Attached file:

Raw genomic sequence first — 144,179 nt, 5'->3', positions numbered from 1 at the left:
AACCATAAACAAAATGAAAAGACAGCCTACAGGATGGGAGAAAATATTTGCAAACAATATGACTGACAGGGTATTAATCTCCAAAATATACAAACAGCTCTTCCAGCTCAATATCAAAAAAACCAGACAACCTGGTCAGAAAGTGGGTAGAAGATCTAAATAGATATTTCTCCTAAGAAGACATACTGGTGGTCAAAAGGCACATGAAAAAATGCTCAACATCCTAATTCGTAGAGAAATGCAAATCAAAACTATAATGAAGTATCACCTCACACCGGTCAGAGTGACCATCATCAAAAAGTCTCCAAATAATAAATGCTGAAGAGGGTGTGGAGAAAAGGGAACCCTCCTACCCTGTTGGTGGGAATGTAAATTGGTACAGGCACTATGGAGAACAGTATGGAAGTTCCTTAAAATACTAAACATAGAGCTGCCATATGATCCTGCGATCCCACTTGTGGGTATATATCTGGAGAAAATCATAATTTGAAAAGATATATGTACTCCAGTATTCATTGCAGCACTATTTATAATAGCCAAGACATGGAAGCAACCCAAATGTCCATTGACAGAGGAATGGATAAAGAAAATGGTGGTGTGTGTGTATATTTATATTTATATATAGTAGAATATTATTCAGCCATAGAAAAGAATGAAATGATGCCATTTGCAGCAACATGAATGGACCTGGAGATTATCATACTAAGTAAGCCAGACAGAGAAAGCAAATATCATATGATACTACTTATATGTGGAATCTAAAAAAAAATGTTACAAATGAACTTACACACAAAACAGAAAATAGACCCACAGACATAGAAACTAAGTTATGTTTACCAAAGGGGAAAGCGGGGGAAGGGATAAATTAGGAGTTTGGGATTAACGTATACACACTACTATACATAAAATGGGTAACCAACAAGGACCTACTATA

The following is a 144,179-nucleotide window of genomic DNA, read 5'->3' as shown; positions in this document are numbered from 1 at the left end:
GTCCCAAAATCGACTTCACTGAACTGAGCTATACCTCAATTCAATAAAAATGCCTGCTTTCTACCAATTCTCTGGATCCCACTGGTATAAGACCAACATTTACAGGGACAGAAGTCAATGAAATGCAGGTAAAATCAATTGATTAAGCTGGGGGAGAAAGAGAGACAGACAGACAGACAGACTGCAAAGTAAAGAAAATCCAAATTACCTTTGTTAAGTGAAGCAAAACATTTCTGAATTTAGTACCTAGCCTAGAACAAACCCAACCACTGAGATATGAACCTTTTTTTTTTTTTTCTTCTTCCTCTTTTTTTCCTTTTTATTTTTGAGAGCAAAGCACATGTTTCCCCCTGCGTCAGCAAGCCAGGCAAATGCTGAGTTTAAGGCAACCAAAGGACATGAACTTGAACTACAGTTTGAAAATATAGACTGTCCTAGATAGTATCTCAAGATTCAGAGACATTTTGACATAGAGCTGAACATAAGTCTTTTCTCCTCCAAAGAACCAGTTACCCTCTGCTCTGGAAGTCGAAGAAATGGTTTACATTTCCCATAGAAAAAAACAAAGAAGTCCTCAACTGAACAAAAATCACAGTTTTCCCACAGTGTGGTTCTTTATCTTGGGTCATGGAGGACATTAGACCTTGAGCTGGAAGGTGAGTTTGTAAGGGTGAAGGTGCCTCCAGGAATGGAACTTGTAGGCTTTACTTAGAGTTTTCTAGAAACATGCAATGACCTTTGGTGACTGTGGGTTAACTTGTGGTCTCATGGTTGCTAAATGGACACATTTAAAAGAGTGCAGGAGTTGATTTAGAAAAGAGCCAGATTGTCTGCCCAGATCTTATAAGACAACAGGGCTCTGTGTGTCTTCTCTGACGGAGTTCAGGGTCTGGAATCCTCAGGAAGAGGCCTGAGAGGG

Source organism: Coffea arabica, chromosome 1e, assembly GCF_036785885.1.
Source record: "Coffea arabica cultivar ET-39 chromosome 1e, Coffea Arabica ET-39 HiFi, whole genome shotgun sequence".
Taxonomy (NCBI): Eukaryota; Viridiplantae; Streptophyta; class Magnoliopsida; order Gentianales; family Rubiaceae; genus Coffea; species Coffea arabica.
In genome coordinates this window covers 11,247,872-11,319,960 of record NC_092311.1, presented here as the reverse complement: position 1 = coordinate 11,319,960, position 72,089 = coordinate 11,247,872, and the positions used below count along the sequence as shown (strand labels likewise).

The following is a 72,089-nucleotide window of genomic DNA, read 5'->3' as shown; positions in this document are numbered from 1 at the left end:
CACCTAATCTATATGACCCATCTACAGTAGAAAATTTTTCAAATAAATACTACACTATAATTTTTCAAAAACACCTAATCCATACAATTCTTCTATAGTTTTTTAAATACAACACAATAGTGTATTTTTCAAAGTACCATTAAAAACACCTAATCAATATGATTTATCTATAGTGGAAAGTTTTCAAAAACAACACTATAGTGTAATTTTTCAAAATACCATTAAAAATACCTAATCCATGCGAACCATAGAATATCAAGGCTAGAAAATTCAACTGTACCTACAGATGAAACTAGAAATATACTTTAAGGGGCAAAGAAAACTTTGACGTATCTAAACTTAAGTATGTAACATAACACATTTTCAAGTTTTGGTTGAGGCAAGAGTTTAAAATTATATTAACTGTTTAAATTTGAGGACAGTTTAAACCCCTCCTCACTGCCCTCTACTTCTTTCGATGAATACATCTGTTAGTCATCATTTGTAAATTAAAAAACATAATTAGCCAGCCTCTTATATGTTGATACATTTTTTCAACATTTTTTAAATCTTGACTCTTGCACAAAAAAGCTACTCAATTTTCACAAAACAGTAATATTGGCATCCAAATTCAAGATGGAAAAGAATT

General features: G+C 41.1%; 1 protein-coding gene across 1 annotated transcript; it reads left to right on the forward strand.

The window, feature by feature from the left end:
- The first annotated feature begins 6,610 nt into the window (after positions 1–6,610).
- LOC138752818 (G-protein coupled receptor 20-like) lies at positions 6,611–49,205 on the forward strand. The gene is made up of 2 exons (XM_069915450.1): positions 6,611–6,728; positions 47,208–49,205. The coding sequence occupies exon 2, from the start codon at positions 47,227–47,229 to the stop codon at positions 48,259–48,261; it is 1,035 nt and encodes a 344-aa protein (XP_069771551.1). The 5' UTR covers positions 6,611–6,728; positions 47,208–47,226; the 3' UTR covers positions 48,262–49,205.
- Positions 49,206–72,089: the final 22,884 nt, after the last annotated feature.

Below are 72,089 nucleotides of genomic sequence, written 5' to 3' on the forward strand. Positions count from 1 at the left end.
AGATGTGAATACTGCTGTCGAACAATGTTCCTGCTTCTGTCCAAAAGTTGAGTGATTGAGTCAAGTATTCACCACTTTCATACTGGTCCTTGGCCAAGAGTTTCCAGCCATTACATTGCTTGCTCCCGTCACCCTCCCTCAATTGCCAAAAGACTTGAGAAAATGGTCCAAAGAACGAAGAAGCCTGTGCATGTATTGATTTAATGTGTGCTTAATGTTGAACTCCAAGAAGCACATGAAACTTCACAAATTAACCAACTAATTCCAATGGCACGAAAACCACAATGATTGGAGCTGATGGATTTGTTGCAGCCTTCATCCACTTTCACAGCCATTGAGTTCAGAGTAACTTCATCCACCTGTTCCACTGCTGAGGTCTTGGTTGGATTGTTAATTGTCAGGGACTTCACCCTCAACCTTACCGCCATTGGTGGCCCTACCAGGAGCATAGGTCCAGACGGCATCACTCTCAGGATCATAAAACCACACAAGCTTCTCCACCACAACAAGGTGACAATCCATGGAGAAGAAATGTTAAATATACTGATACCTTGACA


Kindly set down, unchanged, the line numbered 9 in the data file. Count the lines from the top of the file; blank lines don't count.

The following is a 72,089-nucleotide window of genomic DNA, read 5'->3' as shown; positions in this document are numbered from 1 at the left end: